Outlet for expression.

I've just watched Ramon Serrano at the Nuyorican cafe. The show is called "Zen and the art of good bullshit!" a show essentially split into three parts, all of them with Ramon at the centre. First is Ramon reading extracts from a book that after ten years he's yet to finish, second is him taking the mic off the stand and going on a rant bordering on stand up or a stand up bordering on rant on the subject that his piece of writing is about, and the third portion of the show involves Ramon's band; There were three men on stage with him, all paired with their respective instruments- bass guitar, conga drums, and saxophone. When they weren't playing they would be wincing, laughing and gasping to Ramon's stories- you truly felt like if they didn't grow up with him, they grew up like him.
Ramon also brought up a two-man Doo-wop choir he met on the subway years ago to provide assistance when singing music he loved when growing up, mainly Temptations and Drifters hits. Ramon gave them a spotlight to sing some Marvin too and the crowd ate it up.
Speaking of the crowd, they were either senior, Puerto Rican or both. I wound up in the audience because I thought it was a line for the slam later that night (there's a rumour that you have to get to the Nuyorican three hours before doors open just to get on the open mic list; untrue, it's more like an hour and a half) What swayed me was that it'd be funny. It was. His story about his mother shooting her living room chair, swinging a machete on a basketball court wouldn't be so hilarious if you couldn't tell that it wasn't by someone who was the son of this woman and understood her logic.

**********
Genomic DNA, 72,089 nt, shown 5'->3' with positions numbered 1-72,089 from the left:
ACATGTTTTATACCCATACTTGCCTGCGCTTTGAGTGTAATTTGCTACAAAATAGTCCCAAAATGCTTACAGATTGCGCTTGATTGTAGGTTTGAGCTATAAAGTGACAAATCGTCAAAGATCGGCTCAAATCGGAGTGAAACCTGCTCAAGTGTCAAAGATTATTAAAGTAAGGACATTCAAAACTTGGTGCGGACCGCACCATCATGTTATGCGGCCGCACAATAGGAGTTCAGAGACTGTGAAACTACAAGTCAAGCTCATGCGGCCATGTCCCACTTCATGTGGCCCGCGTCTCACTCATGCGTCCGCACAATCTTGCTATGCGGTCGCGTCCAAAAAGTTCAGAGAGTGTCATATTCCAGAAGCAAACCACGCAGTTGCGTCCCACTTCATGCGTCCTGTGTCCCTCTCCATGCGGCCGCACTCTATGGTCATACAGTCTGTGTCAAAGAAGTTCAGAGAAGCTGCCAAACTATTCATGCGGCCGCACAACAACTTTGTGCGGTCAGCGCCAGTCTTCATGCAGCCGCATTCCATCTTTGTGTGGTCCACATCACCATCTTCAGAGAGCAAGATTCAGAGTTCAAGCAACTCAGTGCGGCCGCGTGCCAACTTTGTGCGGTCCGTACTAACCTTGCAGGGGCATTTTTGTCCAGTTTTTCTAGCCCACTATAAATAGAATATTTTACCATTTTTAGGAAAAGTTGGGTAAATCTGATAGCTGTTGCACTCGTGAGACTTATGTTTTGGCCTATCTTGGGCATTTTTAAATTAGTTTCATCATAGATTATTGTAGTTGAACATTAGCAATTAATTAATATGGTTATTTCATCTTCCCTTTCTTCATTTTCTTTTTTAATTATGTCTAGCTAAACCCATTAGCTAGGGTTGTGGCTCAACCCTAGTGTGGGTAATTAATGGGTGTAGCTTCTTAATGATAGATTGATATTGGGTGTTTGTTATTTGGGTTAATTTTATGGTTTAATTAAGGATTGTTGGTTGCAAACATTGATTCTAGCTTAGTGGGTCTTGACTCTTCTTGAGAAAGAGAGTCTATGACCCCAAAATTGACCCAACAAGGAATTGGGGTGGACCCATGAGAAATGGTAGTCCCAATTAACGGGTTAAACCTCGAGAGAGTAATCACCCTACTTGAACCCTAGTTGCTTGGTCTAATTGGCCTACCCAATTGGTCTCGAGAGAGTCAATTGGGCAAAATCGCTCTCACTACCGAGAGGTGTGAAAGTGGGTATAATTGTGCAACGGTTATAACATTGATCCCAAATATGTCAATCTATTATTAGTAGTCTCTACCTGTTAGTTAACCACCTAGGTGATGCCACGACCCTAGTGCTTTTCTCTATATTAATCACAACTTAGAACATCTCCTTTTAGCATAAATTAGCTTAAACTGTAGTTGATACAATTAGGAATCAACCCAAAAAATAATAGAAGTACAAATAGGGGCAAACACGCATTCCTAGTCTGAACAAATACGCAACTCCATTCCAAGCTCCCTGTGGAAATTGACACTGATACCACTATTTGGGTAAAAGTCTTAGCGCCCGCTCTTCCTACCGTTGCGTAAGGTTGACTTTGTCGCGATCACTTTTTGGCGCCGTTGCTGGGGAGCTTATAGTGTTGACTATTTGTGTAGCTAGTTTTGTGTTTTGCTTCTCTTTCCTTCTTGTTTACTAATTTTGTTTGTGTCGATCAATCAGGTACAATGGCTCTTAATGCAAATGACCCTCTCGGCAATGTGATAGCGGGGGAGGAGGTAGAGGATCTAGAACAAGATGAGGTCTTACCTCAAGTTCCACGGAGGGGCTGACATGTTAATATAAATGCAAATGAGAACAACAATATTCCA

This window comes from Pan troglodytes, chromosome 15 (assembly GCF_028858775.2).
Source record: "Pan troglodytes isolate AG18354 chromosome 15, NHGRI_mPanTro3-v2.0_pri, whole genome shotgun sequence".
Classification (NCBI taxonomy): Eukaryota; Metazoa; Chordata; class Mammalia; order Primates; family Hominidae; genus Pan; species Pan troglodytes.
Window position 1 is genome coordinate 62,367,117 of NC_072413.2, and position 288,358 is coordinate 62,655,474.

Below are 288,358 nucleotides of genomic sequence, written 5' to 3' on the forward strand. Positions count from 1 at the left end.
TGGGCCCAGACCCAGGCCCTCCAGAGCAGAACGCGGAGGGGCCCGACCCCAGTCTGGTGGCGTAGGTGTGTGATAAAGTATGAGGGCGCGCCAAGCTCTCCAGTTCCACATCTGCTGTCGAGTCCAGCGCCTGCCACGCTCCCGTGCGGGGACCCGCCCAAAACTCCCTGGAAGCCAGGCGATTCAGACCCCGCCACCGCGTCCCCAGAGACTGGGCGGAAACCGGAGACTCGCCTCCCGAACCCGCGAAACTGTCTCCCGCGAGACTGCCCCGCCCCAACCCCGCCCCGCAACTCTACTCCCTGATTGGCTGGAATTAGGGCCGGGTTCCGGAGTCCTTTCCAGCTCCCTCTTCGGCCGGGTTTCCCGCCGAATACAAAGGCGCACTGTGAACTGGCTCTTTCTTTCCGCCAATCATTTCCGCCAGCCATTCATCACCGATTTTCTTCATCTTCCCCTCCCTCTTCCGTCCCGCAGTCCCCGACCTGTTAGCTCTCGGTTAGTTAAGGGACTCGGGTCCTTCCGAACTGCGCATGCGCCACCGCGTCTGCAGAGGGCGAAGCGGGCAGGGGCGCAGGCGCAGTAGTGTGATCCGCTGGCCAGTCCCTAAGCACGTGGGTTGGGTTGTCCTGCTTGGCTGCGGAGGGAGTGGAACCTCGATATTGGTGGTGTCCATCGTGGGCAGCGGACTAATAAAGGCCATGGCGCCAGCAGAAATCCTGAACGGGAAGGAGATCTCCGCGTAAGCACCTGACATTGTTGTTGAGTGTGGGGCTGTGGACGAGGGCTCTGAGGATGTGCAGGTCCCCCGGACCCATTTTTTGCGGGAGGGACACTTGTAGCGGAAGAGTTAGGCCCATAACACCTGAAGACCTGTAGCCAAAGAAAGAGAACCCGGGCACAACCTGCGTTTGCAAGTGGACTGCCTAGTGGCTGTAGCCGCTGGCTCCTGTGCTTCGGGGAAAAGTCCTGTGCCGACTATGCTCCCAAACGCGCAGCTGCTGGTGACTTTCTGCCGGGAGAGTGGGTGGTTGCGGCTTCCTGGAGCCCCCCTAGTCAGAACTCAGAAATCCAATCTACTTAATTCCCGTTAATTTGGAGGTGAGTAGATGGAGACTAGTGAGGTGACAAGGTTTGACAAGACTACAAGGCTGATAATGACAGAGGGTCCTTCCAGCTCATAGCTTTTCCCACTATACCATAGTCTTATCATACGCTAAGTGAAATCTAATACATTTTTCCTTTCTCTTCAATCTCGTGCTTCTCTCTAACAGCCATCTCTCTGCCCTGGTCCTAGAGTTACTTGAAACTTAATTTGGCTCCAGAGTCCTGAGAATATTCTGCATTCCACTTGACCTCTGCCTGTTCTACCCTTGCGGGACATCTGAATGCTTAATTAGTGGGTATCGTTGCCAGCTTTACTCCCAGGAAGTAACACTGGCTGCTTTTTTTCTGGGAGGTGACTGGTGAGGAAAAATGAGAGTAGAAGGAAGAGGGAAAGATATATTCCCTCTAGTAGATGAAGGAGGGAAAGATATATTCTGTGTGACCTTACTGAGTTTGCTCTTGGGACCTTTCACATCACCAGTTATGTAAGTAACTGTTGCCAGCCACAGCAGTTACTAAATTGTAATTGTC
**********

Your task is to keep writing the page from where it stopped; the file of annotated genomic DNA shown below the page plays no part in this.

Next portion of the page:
It was theatric, not theatre. He talked about watching Elvis on the Ed Sullivan Show and then said he'll sing All Shook Up for us now, just because he wanted to. 
There was growing up, there was school, there was lots of singing, and then there was Vietnam. Ramon started reading and he said something so beautifully written I wanted to hold onto it. I kept the line in my head, saying it over and over and over again and then Ramon stopped talking.
He said "I can't. I can't do it. I thought I was ready but I can't" He didn't apologise. He just put the paper back and the crowd applauded without whoops or hollers. It was a clap to let him know we're still with him.

He then read two poems. The first was called Pegao, about the rice on the bottom of the pot. "Rich people never get to the bottom of the pot. Those poor, poor rich people"
His second poem was about how different words in the Spanish language mean different things to different parts of the world that speak the Spanish language. It reminded me of something I go in and out of trying to write- he took it somewhere more fun. I really appreciated how fun he made it.

The line I kept in my head when Ramon was talking about the Vietnam war, about the soldiers coming back, about the trauma they went through to return with no welcome or system by the government to take care of them, the third line from him deciding to not go any further with his piece -"Unspeakable horrors with no outlet to express themselves".
In all of Ramon's dancing and shouting out audience members that he's known for fifty years, widows of best friends with new husbands that he thinks highly of, sons of fathers who've passed away that are watching in their place, you knew that Ramon loved every moment he had on stage. 

Ramon was a history teacher for twenty years before this show. He'd sing on the subway after work before any Nuyorican gigs.
Since November I've written at least six blog posts and have deleted all of them. I'd tell myself that it doesn't matter. Right now I don't think it has to.